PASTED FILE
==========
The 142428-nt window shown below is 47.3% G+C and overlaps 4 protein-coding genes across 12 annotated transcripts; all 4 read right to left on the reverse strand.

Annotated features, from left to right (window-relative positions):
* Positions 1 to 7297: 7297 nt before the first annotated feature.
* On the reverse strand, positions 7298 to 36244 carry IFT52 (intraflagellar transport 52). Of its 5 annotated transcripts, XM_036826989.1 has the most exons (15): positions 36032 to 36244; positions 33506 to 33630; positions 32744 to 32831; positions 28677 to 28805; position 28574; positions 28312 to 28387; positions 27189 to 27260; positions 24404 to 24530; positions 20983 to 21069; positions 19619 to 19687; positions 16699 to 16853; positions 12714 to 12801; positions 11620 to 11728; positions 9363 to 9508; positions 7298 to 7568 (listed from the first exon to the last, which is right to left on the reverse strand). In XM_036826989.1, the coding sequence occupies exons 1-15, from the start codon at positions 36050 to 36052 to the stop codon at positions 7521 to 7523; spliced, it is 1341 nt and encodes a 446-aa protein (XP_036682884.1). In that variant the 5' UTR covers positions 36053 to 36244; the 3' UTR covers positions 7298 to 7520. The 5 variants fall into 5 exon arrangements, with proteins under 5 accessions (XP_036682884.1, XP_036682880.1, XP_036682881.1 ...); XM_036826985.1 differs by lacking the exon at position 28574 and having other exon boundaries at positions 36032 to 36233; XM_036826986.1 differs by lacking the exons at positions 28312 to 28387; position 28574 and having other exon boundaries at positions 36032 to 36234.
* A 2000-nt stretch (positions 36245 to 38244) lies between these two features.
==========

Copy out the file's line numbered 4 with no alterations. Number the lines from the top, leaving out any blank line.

* On the reverse strand, positions 7298 to 36244 carry IFT52 (intraflagellar transport 52). Of its 5 annotated transcripts, XM_036826989.1 has the most exons (15): positions 36032 to 36244; positions 33506 to 33630; positions 32744 to 32831; positions 28677 to 28805; position 28574; positions 28312 to 28387; positions 27189 to 27260; positions 24404 to 24530; positions 20983 to 21069; positions 19619 to 19687; positions 16699 to 16853; positions 12714 to 12801; positions 11620 to 11728; positions 9363 to 9508; positions 7298 to 7568 (listed from the first exon to the last, which is right to left on the reverse strand). In XM_036826989.1, the coding sequence occupies exons 1-15, from the start codon at positions 36050 to 36052 to the stop codon at positions 7521 to 7523; spliced, it is 1341 nt and encodes a 446-aa protein (XP_036682884.1). In that variant the 5' UTR covers positions 36053 to 36244; the 3' UTR covers positions 7298 to 7520. The 5 variants fall into 5 exon arrangements, with proteins under 5 accessions (XP_036682884.1, XP_036682880.1, XP_036682881.1 ...); XM_036826985.1 differs by lacking the exon at position 28574 and having other exon boundaries at positions 36032 to 36233; XM_036826986.1 differs by lacking the exons at positions 28312 to 28387; position 28574 and having other exon boundaries at positions 36032 to 36234.